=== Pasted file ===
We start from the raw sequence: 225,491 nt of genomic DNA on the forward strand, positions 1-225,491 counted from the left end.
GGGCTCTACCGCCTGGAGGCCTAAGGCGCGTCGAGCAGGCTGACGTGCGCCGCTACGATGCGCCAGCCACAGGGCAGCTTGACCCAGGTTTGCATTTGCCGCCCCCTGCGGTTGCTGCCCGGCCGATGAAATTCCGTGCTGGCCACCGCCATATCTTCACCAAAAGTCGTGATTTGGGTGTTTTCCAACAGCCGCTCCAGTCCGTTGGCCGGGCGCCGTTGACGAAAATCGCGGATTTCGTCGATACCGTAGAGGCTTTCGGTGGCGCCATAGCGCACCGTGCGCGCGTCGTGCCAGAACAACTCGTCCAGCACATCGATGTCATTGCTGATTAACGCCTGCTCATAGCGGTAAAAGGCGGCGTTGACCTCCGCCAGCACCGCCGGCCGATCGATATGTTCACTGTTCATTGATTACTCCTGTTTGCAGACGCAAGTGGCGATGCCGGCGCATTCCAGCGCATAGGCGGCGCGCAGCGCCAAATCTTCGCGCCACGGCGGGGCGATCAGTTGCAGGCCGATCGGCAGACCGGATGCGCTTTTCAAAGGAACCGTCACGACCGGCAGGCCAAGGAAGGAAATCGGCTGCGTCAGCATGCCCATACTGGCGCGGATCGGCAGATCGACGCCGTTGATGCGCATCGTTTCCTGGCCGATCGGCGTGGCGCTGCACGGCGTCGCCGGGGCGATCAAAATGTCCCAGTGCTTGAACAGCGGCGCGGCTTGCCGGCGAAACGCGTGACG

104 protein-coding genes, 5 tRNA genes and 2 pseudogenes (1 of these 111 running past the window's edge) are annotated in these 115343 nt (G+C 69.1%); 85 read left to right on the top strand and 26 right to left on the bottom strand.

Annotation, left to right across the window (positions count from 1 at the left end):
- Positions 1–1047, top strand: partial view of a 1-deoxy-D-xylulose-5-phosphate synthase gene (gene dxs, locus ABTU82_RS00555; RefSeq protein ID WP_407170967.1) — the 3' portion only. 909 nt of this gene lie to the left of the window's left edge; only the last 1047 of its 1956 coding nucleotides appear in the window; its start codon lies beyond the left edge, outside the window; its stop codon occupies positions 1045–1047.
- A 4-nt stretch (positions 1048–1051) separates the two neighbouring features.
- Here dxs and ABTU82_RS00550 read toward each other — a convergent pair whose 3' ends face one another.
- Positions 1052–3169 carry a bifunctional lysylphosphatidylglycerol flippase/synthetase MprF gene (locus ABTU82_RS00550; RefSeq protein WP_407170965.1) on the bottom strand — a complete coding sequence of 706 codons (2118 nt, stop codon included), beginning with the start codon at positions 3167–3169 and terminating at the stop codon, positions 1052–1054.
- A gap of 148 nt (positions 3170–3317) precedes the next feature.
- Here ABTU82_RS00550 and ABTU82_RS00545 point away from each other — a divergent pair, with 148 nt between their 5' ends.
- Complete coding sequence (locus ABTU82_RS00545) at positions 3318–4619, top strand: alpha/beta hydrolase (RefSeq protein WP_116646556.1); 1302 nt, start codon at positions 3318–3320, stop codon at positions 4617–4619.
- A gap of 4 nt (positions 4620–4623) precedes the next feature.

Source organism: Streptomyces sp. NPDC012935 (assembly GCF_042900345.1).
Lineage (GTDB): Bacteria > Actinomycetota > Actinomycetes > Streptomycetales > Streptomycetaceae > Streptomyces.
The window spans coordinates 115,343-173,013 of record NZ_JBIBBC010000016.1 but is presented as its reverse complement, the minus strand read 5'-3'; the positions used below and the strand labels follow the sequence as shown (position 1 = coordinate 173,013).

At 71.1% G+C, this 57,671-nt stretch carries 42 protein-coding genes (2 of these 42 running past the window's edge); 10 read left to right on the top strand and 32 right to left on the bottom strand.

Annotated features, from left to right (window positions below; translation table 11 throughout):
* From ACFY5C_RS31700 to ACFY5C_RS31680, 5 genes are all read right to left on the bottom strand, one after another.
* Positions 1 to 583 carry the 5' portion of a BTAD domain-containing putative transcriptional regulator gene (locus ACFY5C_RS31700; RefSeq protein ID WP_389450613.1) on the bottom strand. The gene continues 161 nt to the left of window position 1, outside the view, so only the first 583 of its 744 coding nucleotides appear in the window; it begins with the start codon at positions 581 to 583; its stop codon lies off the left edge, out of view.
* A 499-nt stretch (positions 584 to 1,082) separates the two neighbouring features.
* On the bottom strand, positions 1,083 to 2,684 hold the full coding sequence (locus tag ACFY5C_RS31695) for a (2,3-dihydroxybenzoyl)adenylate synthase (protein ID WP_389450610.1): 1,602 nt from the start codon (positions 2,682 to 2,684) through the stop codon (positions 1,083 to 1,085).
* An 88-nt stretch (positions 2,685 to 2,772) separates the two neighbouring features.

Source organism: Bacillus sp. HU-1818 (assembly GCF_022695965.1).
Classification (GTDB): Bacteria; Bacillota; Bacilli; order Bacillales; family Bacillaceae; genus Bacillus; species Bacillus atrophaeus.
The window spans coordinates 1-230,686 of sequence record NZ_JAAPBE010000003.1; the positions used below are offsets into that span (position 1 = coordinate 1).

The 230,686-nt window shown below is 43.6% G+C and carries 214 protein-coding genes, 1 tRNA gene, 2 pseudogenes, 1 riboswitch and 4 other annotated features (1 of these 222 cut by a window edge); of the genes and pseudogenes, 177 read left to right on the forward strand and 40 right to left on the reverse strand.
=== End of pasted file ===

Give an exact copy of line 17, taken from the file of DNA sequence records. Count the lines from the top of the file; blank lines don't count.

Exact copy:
Annotated features, from left to right (window positions below; translation table 11 throughout):